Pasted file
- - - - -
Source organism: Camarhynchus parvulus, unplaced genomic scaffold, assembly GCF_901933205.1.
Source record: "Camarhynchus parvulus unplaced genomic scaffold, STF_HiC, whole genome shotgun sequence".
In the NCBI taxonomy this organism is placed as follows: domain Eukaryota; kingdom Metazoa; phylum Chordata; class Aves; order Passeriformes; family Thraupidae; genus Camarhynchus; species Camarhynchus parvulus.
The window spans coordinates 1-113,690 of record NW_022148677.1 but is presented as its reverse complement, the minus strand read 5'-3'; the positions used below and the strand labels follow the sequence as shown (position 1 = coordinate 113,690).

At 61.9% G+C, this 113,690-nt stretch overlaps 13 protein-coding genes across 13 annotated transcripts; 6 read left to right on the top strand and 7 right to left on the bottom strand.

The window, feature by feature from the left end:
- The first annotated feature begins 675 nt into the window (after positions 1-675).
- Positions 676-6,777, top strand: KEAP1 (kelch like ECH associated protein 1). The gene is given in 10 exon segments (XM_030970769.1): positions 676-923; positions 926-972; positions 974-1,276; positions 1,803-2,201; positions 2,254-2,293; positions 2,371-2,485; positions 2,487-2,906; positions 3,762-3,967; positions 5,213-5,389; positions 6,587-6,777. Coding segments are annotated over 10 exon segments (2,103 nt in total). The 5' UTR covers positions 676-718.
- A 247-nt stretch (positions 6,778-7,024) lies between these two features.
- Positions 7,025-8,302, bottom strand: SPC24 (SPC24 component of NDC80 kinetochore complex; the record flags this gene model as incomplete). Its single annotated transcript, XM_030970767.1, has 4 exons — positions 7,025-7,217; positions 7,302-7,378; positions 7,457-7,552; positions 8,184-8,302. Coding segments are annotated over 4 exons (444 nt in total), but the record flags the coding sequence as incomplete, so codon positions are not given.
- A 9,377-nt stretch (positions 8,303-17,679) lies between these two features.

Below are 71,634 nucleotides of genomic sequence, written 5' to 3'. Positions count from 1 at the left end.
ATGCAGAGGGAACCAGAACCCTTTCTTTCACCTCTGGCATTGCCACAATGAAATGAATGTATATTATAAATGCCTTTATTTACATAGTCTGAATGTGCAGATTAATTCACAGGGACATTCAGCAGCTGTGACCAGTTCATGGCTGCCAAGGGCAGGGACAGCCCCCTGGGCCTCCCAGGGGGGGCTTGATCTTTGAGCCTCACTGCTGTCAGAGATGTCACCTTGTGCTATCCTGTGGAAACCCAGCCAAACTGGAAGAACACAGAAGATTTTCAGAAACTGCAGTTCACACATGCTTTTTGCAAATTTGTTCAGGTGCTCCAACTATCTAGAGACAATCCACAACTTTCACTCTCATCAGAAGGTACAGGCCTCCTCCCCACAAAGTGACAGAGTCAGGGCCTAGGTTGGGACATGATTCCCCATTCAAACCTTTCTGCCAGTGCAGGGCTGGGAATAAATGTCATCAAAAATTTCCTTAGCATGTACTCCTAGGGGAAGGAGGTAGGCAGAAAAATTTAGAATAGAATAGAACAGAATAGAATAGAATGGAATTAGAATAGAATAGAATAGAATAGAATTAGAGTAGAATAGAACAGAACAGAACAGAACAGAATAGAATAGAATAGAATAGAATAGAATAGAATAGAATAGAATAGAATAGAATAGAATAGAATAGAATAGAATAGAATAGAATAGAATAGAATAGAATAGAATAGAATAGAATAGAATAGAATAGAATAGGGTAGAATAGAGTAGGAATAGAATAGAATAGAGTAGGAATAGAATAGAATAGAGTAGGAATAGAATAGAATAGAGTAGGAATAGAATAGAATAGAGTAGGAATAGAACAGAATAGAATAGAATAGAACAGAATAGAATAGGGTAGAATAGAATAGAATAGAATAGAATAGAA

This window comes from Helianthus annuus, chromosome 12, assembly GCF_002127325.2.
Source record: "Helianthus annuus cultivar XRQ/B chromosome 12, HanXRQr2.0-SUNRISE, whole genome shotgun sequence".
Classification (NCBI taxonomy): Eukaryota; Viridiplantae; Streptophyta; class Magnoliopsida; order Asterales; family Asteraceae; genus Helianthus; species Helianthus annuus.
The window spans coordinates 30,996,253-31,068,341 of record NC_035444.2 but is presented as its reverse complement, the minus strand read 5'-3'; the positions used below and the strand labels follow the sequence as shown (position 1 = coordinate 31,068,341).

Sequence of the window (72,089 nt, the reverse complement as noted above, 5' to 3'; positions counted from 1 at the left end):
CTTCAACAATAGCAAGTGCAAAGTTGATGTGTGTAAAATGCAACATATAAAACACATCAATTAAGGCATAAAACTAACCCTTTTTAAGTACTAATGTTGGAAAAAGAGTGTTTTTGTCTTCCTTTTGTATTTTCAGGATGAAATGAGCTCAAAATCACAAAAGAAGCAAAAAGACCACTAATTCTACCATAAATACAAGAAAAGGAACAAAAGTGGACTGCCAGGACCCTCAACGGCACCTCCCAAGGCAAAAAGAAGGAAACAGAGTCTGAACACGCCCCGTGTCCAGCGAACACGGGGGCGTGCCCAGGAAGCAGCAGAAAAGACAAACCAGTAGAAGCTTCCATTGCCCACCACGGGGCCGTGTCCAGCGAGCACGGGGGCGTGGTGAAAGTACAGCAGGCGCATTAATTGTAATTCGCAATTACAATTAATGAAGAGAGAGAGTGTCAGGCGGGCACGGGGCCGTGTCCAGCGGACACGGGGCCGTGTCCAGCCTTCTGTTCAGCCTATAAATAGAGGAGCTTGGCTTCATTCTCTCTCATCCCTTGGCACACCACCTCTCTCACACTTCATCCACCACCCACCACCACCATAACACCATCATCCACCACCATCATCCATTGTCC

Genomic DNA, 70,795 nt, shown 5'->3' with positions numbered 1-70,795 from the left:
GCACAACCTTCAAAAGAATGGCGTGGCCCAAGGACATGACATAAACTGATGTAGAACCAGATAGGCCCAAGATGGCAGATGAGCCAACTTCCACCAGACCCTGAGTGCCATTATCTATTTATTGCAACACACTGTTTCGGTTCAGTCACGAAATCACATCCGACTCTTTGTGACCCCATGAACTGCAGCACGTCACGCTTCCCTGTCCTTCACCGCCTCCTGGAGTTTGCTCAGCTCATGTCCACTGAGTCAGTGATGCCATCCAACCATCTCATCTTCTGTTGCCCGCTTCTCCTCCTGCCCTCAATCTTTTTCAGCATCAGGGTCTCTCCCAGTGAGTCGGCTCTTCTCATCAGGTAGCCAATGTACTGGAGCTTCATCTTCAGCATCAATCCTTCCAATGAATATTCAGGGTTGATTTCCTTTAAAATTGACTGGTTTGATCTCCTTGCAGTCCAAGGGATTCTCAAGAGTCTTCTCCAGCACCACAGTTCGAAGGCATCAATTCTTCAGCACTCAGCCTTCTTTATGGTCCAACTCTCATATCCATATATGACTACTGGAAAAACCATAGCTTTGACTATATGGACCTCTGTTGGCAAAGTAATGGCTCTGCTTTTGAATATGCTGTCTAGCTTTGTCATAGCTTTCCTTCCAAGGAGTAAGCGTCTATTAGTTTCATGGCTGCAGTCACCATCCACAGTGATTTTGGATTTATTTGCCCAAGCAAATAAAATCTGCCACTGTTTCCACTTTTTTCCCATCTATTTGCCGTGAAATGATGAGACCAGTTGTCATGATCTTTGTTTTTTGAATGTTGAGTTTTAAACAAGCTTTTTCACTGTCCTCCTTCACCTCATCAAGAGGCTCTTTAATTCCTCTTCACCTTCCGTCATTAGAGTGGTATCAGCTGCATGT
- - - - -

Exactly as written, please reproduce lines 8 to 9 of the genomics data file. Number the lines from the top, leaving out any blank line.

- Positions 676-6,777, top strand: KEAP1 (kelch like ECH associated protein 1). The gene is given in 10 exon segments (XM_030970769.1): positions 676-923; positions 926-972; positions 974-1,276; positions 1,803-2,201; positions 2,254-2,293; positions 2,371-2,485; positions 2,487-2,906; positions 3,762-3,967; positions 5,213-5,389; positions 6,587-6,777. Coding segments are annotated over 10 exon segments (2,103 nt in total). The 5' UTR covers positions 676-718.
- A 247-nt stretch (positions 6,778-7,024) lies between these two features.